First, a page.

Riverhead Town officials are in the process of finalizing a plan of action to comply with new federal and state mandates aimed at improving water quality in the bays and Sound.
Under orders from both the U.S. Environmental Protection Agency and state Department of Conservation, the town not only must act to improve quality in waters that fail to meet federal clean water standards but must also record and report each plan developed and each step taken.
The DEC has designated the Town of Riverhead as a municipal separate storm sewer system operator, commonly known as MS4. The MS4 designation means the town must develop, implement and enforce a stormwater management program requiring developers to submit more stringent pollution prevention plans to ensure building projects don’t contaminate wetlands.
Water that runs off impervious surfaces, such as rooftops, roads and parking lots, picks up pollutants before descending into nearby waterways. Through stormwater mitigation, pollutants are typically redirected and filtered through permeable surfaces.
Drew Dillingham, an assistant engineer for Riverhead Town who was hired specifically to develop the town’s MS4 plan, said the federal mandates will be added to the town’s existing Watershed Improvement Strategy.
The biggest challenge the town faces to being in compliance is funding, Mr. Dillingham said. The second biggest hurdle? Manpower.
“There aren’t a whole lot of people that you could hire that could step in and run the MS4 program,” he said. “There are many proposed projects, but we don’t have any money … All we did last year was we met paperwork deadlines.”
Riverhead Town Supervisor Sean Walter described the new mandates as a “paper chase.”
“The DEC couldn’t handle it, now the towns are mandated to handle it,” Mr. Walter said. “Having the towns act as a conduit to the DEC makes zero sense.”
Mr. Walter said he believes the MS4 program was initially designed to protect surface waters but has turned into a groundwater protection plan.
“The MS4 program was designed to stop surface water from seeping into streams and creeks,” he said. “It was to protect surface water, which we don’t have a lot of. Groundwater is the DEC’s jurisdiction. This is another one of those unfunded mandates [and] it has no business being dealt with by the town.”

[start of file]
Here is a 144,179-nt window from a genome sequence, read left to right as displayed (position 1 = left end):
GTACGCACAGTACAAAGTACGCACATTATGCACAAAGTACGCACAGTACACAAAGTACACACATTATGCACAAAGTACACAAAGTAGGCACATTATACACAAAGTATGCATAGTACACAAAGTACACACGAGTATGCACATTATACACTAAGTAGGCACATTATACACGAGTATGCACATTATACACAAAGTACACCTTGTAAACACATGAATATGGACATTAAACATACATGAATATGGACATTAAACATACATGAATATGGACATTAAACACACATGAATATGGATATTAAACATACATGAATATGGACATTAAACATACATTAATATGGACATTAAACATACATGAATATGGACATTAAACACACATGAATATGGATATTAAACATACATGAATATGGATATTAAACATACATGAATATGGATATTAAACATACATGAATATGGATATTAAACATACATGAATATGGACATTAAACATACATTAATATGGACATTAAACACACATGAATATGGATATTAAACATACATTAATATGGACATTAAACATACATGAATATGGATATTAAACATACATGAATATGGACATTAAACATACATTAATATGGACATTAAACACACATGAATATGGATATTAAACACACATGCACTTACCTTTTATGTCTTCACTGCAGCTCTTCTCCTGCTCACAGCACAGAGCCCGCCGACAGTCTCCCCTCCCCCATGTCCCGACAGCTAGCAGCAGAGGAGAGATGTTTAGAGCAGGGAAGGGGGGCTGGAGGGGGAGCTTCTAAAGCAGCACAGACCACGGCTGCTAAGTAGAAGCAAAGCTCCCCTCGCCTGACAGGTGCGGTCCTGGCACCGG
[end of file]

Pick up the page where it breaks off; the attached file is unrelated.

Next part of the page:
Although the town has dealt with developing a MS4 program, it has also mapped out several stormwater mitigation projects throughout the area.
Mr. Dillingham said two projects at the top of the town’s wish list are construction of a new wetland off Church Lane and a stormwater mitigation plan at Meeting House Creek Park.
A 230-by-110-foot portion of the southern end of Church Lane is slated for a $122,000 project to reconstruct a degraded wetland. Oily runoff and dumping has taken place there for the past few decades.
The Meeting House Creek Park is slated for a bioretention project. This involves layering gravel and soil in order to create a permeable surface and filter pollutants. A catch basin is also planned to be installed to help with the filtering process.
Several other stormwater mitigation projects are currently in the town’s pipeline.
Bioretention and grass pavers are slated for the end of Cedar Street. With a grass paver method, patterned, hollowed-out bricks act as reinforcement for a soil bed where grass is grown. This allows roots and plants to grow while the soil is kept from becoming too compacted and less porous.
An organic filter, which uses leaf compost instead of engineered soil, as well as a small recharge basin are planned for the intersection of Church Lane and Crystal Drive.
A combination of bioretention, grass pavers and rain gardens are planned for the end of Harbor Road. A rain garden is another method used to filter stormwater. Water is redirected through a gutter’s downspout and onto a gravel path leading to a rain garden, which retains water in a deep depression dug out from underneath the vegetation. Water collected in the depression will also help keep lawns moist so less water will be needed to keep them green.
“I wanted to try different measures in different areas,” Mr. Dillingham said. “We’ll be able to use these different methods for educational purposes.”
He added that high school students, as well as the general public, will be given an opportunity to learn about the process of creating these stormwater mitigation measures as construction gets under way.
While the town looks for ways to fund these projects, it also plans to develop a plan to reduce nitrogen-loading in the Great Peconic Bay watershed.